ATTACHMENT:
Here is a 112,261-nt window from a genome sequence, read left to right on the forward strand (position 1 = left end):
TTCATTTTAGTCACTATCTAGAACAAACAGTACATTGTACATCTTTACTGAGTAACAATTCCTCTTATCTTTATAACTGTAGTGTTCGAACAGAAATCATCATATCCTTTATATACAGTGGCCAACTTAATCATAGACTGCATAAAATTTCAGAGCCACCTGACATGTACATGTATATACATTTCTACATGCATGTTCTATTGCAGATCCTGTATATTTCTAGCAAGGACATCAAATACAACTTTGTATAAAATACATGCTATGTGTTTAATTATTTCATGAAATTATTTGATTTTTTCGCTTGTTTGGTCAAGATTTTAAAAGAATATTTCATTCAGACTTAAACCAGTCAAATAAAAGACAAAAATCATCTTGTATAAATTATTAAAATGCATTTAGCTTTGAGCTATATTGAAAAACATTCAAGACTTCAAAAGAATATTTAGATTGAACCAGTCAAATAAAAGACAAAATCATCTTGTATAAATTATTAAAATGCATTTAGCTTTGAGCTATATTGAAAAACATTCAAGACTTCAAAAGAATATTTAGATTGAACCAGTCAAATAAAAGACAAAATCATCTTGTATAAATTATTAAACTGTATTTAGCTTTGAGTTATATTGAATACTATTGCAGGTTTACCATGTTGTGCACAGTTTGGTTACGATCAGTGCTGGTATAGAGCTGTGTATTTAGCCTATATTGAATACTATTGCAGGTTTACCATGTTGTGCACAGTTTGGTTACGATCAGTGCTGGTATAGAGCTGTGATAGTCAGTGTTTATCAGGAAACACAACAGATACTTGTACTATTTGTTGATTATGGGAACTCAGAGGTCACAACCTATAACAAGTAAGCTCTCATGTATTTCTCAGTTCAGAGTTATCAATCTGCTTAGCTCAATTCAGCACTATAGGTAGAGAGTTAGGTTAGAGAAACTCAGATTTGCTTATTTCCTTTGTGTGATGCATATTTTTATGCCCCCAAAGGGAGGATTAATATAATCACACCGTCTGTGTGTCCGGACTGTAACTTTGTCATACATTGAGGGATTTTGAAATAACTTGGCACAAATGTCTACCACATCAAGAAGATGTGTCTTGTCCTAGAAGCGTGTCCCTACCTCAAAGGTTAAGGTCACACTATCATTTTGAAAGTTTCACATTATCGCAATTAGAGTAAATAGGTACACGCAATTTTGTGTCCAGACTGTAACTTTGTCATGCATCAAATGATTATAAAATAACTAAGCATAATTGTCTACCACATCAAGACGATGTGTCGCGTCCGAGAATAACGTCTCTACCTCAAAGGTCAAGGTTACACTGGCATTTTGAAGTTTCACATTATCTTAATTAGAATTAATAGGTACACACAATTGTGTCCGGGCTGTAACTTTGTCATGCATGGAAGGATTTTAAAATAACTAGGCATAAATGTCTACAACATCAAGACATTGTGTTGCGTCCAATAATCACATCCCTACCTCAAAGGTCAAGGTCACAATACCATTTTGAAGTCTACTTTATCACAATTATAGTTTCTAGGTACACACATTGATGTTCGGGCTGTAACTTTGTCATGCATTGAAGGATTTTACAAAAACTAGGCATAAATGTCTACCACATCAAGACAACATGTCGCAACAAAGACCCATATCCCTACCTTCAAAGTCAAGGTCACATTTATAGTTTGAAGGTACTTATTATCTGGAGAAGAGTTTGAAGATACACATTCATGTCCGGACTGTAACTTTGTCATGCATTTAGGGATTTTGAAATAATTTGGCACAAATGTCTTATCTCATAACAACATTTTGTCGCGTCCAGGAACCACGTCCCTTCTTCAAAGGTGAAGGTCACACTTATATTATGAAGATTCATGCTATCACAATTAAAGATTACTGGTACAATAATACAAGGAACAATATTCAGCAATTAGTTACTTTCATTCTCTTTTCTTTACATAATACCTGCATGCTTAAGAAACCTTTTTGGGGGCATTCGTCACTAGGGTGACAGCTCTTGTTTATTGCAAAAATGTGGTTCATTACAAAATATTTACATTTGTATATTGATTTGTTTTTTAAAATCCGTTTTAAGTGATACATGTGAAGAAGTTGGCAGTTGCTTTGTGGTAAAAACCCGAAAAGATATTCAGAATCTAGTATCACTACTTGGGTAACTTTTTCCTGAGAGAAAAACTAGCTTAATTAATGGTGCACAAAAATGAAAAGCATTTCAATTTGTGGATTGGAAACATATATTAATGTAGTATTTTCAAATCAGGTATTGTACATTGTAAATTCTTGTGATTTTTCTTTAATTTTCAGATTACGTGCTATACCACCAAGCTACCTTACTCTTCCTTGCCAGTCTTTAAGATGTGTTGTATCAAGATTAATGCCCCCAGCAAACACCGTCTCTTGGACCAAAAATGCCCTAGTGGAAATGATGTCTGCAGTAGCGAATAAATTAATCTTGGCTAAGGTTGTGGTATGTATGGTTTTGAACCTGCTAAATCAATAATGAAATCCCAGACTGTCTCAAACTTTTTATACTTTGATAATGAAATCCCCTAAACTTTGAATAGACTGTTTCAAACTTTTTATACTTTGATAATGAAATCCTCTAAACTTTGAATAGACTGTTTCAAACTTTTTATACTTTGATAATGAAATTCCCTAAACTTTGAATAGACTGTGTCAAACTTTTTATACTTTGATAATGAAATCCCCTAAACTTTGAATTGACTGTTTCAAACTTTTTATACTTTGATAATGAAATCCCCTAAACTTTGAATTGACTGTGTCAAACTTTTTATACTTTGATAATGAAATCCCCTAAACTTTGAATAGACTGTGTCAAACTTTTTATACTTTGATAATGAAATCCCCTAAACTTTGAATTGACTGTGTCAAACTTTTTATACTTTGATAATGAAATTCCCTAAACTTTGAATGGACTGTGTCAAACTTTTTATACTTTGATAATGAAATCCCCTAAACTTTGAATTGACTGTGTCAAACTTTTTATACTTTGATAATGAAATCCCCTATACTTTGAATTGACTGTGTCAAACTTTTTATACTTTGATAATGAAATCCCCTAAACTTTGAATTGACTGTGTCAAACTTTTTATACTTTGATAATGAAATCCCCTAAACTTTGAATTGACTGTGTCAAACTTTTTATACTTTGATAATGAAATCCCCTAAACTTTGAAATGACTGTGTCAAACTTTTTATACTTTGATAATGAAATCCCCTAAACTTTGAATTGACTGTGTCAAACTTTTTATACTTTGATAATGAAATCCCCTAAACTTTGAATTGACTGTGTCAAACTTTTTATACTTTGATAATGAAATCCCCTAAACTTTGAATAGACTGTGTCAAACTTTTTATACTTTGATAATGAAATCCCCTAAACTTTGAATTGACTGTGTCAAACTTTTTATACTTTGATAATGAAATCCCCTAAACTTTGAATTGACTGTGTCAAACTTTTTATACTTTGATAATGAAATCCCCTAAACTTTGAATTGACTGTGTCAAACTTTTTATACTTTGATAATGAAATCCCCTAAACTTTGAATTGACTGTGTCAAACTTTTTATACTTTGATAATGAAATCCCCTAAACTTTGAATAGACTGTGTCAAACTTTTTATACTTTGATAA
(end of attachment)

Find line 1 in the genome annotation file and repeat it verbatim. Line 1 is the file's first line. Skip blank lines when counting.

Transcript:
Here is a 112,261-nt window from a genome sequence, read left to right on the forward strand (position 1 = left end):